13. Importance of Dissolved Neutral Hg-Sulfides, Energy Rich Organic Matter and total Hg Concentrations for Methyl Mercury Production in Sediments

    Science.gov (United States)

    Drott, A.; Skyllberg, U.

    2007-12-01

    Methyl mercury (MeHg) is the mercury form that biomagnifies to the greatest extent in aquatic food webs. Therefore information about factors determining MeHg concentrations is critical for accurate risk assessment of contaminated environments. The concentration of MeHg in wetlands and sediments is the net result of: 1) methylation rates, 2) demethylation rates, and 3) input/output processes. In this study, the main controls on Hg methylation rates and total concentrations of MeHg, were investigated at eight sites in Sweden with sediments that had been subjected to local Hg contamination either as Hg(0), or as phenyl-Hg. Sediments were selected to represent a gradient in total Hg concentration, temperature climate, salinity, primary productivity, and organic C content and quality. Most sediments were high in organic matter content due to wood fibre efflux from pulp and paper industry. The pore water was analysed for total Hg, MeHg, DOC, H2S(aq), pH, DOC, Cl and Br. The chemical speciation of Hg(II) and MeHg in pore water was calculated using equilibrium models. Potential methylation and demethylation rates in sediments were determined in incubation experiments at 23° C under N2(g) for 48 h, after addition of isotopically enriched 201Hg(II) and Me204Hg. In all surface (0-20 cm) sediments there was a significant (pdetermined specific potential methylation rate constant (Km, day-1) and % MeHg (concentrations of MeHg normalized to total Hg) in the sediment. This indicates that MeHg production overruled degradation and input/output processes of MeHg in surface sediments, and that % MeHg in surface sediments may be used as a proxy for net production of MeHg. To our knowledge, these are the first data showing significant positive relationships between short term (48 h) MeHg production and longer term accumulation of MeHg, across a range of sites with different properties (1). If MeHg was not normalized to total Hg, the relationship was not significant. For sub-sets of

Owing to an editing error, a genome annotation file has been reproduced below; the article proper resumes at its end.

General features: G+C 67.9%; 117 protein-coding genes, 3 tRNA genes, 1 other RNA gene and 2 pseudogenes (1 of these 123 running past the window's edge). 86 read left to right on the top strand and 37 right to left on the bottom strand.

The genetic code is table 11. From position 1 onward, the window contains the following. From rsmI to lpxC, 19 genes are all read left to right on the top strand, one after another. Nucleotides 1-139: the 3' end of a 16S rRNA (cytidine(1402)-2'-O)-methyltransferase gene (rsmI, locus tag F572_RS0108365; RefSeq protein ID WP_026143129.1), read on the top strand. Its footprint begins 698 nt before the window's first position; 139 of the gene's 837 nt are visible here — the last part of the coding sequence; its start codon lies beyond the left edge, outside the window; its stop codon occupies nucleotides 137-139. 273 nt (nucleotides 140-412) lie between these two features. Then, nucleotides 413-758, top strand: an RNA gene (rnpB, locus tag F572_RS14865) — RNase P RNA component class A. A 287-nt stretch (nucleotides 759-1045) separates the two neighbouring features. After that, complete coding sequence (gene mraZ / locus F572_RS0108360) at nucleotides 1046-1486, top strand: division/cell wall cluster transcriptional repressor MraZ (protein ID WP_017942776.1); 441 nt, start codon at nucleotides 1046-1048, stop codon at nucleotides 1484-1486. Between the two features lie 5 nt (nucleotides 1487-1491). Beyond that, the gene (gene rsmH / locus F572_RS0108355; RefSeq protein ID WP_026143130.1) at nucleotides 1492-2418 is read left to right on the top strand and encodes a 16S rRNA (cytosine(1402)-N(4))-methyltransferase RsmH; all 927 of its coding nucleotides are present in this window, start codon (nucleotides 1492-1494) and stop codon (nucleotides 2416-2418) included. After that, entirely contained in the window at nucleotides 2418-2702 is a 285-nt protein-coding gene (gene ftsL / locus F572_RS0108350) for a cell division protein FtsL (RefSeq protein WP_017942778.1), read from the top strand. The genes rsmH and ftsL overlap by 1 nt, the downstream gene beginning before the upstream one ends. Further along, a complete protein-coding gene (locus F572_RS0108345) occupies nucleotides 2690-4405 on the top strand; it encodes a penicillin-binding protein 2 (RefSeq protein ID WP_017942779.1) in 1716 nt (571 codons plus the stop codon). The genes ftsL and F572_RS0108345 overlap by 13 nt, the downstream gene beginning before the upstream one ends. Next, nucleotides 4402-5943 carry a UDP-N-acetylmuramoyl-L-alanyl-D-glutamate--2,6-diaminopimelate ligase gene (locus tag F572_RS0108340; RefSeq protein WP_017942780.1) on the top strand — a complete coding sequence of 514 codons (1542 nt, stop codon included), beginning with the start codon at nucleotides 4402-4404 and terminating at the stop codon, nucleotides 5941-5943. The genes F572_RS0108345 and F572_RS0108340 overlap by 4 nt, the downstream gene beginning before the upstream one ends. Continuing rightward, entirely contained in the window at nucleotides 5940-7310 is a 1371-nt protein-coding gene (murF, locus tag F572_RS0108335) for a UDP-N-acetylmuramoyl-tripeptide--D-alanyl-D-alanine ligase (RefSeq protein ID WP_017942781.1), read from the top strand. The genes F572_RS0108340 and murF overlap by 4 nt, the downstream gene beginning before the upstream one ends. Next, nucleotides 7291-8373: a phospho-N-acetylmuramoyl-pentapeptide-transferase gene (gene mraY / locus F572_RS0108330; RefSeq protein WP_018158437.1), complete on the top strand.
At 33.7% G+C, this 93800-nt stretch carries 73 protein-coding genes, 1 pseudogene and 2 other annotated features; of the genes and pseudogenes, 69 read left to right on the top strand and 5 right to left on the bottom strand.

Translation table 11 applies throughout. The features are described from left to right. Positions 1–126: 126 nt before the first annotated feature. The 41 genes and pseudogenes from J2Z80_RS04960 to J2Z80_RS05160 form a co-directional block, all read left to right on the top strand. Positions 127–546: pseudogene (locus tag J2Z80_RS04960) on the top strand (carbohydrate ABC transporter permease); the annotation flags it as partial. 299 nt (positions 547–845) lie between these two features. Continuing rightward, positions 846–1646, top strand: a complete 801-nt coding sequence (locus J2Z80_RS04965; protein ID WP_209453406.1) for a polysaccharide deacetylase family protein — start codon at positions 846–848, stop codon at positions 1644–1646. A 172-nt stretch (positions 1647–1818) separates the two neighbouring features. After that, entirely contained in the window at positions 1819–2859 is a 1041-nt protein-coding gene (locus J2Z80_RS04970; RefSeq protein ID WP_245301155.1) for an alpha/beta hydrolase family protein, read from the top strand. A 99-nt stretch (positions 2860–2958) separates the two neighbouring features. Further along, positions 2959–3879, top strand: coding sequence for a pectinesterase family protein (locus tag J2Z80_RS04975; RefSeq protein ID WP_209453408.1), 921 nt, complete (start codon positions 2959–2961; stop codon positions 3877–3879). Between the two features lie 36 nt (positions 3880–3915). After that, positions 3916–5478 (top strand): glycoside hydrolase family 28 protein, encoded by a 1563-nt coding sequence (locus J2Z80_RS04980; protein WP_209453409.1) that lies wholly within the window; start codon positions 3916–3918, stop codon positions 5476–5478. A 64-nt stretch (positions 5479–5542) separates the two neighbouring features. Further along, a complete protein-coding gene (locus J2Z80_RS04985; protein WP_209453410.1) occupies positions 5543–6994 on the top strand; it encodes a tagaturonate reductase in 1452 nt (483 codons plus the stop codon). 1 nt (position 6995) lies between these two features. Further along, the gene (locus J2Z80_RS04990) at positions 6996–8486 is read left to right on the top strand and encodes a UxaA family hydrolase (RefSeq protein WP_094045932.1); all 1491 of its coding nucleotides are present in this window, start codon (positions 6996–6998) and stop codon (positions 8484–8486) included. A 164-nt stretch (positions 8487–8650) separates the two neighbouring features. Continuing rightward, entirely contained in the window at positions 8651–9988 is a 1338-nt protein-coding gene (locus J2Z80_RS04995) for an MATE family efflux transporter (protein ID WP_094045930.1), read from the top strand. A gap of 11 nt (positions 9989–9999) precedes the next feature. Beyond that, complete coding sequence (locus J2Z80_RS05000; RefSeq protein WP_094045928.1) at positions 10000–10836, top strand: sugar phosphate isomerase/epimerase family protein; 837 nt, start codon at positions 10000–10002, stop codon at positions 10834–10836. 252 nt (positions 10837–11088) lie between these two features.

14. The Role of Sedimentation on Waters Edge and Analysis Pb and Zn Concentration in Water from Sentani Lake, Jayapura-Papua

    Directory of Open Access Journals (Sweden)

    Frans Deminggus

    2015-05-01

    Full Text Available We have conducted research on the role of sediment on the waters edge and content analysis of metal concentrations of lead (Pb, zinc (Zn in the water of Sentani Lake in Jayapura, Papua Province. The experiment was conducted in April 2013. The study was conducted to determine the role of lake sediments on water quality, sediment characteristics and metal analysis has been analyzed in the laboratory to determine the concentration of Pb and Zn in the sediment. Metal analysis using Atomic Absorption Spectrophotometry (AAS instrumentation. Sediment characteristics that have analysis, namely physical and chemical parameters are bulk density, density, porosity, water content, texture, pH, DO, colors and others. Sediment sampling locations are Ifale, estuary, Yahim beach and Yoboy with each location in depth of 0-5 cm, 5-10 cm and 10-15 cm vertically. The results showed that at each sampling site and every sediment depths showed highly significant influence on the metal content of Pb and Zn. In general, the deeper the sediment content of Pb and Zn showed different results. Average content of heavy metals (Pb and Zn in sediments at each location that are Ifale at 27.37 mg/Kg and 35.04 mg/Kg, estuary of 15.37 mg/Kg and Pb is 28.01 mg/Kg, Yahim beach of 3.83 mg/Kg and 33.50 mg/Kg, while the location of Yoboy of 6.69 mg/Kg and 34.60 mg/Kg. Concentration of Pb (3.83 to 27.37 mg/Kg and Zn (6.69 to 35.04 mg/Kg in sediments is lower than the standard quality of heavy metals in sediments (EPA Region Va is 40 mg/Kg for Pb and 90 mg/Kg for Zn metals, therefore concentrations of Pb and Zn in sediments at four locations of Sentani lake is still below the quality standard so that the levels of Pb and Zn in the sediment is not contaminated. The existence of Sentani lake sediments act as a reservoir heavy metal and not as a source of pollutants to the water quality in the Sentani lake.

  15. Combining X-Ray Fluorescence and Magnetic Techniques to Quantify Elemental Concentrations in Coral Cores from Belize

    Science.gov (United States)

    Goldfarb, L. A.; Kingsley, C.; Urbalejo, A. A.; Hangsterfer, A.; Gee, J. S.; Carilli, J.; Feinberg, J. M.; Mitra, R.; Bhattacharya, A.; Field, D.